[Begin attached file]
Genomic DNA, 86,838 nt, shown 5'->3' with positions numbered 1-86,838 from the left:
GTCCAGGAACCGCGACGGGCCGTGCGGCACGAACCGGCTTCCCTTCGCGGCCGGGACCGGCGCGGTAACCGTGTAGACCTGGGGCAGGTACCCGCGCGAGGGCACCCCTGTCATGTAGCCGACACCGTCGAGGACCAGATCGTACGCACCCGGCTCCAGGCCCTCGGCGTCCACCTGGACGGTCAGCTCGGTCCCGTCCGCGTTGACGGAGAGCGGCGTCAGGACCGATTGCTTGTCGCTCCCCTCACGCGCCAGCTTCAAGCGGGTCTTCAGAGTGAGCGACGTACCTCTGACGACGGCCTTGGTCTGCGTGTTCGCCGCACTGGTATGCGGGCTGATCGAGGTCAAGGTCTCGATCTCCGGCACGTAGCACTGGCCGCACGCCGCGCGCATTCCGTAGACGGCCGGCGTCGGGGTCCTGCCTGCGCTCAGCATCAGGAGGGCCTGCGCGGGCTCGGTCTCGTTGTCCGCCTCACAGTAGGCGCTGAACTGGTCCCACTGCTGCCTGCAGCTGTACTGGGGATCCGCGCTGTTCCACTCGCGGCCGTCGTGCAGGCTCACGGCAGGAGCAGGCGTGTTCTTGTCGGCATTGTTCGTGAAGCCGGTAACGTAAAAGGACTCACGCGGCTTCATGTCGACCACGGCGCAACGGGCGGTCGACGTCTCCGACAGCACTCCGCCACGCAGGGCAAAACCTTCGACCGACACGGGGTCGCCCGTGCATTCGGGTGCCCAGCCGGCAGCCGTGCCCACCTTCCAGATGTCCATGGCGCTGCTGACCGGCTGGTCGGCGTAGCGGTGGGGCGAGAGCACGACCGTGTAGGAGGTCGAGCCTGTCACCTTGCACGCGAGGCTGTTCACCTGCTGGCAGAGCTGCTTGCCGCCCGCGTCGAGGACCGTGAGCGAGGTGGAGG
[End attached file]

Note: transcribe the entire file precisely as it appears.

Genomic DNA, 86,838 nt, shown 5'->3' with positions numbered 1-86,838 from the left:
GTCCAGGAACCGCGACGGGCCGTGCGGCACGAACCGGCTTCCCTTCGCGGCCGGGACCGGCGCGGTAACCGTGTAGACCTGGGGCAGGTACCCGCGCGAGGGCACCCCTGTCATGTAGCCGACACCGTCGAGGACCAGATCGTACGCACCCGGCTCCAGGCCCTCGGCGTCCACCTGGACGGTCAGCTCGGTCCCGTCCGCGTTGACGGAGAGCGGCGTCAGGACCGATTGCTTGTCGCTCCCCTCACGCGCCAGCTTCAAGCGGGTCTTCAGAGTGAGCGACGTACCTCTGACGACGGCCTTGGTCTGCGTGTTCGCCGCACTGGTATGCGGGCTGATCGAGGTCAAGGTCTCGATCTCCGGCACGTAGCACTGGCCGCACGCCGCGCGCATTCCGTAGACGGCCGGCGTCGGGGTCCTGCCTGCGCTCAGCATCAGGAGGGCCTGCGCGGGCTCGGTCTCGTTGTCCGCCTCACAGTAGGCGCTGAACTGGTCCCACTGCTGCCTGCAGCTGTACTGGGGATCCGCGCTGTTCCACTCGCGGCCGTCGTGCAGGCTCACGGCAGGAGCAGGCGTGTTCTTGTCGGCATTGTTCGTGAAGCCGGTAACGTAAAAGGACTCACGCGGCTTCATGTCGACCACGGCGCAACGGGCGGTCGACGTCTCCGACAGCACTCCGCCACGCAGGGCAAAACCTTCGACCGACACGGGGTCGCCCGTGCATTCGGGTGCCCAGCCGGCAGCCGTGCCCACCTTCCAGATGTCCATGGCGCTGCTGACCGGCTGGTCGGCGTAGCGGTGGGGCGAGAGCACGACCGTGTAGGAGGTCGAGCCTGTCACCTTGCACGCGAGGCTGTTCACCTGCTGGCAGAGCTGCTTGCCGCCCGCGTCGAGGACCGTGAGCGAGGTGGAGG